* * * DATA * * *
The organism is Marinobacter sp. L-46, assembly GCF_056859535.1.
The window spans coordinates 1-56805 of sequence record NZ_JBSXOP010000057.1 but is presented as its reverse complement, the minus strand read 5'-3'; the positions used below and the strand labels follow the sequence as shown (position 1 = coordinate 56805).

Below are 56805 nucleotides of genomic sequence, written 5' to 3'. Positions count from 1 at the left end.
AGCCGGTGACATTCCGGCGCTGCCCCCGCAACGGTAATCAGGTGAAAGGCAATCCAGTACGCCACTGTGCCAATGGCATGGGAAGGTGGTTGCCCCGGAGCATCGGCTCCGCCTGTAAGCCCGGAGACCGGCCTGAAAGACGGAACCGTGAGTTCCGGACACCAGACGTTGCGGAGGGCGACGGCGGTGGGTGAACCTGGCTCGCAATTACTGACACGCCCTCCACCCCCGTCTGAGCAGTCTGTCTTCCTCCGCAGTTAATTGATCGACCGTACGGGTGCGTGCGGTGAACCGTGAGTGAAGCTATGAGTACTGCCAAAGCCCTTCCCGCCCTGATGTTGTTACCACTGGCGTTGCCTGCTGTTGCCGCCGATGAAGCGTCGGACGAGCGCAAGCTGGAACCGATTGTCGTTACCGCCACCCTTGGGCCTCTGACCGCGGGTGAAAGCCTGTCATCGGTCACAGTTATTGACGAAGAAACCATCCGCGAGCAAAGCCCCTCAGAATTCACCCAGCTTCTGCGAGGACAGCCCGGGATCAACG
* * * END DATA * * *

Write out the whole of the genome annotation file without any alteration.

The organism is Marinobacter sp. L-46, assembly GCF_056859535.1.
The window spans coordinates 1-56805 of sequence record NZ_JBSXOP010000057.1 but is presented as its reverse complement, the minus strand read 5'-3'; the positions used below and the strand labels follow the sequence as shown (position 1 = coordinate 56805).

Below are 56805 nucleotides of genomic sequence, written 5' to 3'. Positions count from 1 at the left end.
AGCCGGTGACATTCCGGCGCTGCCCCCGCAACGGTAATCAGGTGAAAGGCAATCCAGTACGCCACTGTGCCAATGGCATGGGAAGGTGGTTGCCCCGGAGCATCGGCTCCGCCTGTAAGCCCGGAGACCGGCCTGAAAGACGGAACCGTGAGTTCCGGACACCAGACGTTGCGGAGGGCGACGGCGGTGGGTGAACCTGGCTCGCAATTACTGACACGCCCTCCACCCCCGTCTGAGCAGTCTGTCTTCCTCCGCAGTTAATTGATCGACCGTACGGGTGCGTGCGGTGAACCGTGAGTGAAGCTATGAGTACTGCCAAAGCCCTTCCCGCCCTGATGTTGTTACCACTGGCGTTGCCTGCTGTTGCCGCCGATGAAGCGTCGGACGAGCGCAAGCTGGAACCGATTGTCGTTACCGCCACCCTTGGGCCTCTGACCGCGGGTGAAAGCCTGTCATCGGTCACAGTTATTGACGAAGAAACCATCCGCGAGCAAAGCCCCTCAGAATTCACCCAGCTTCTGCGAGGACAGCCCGGGATCAACG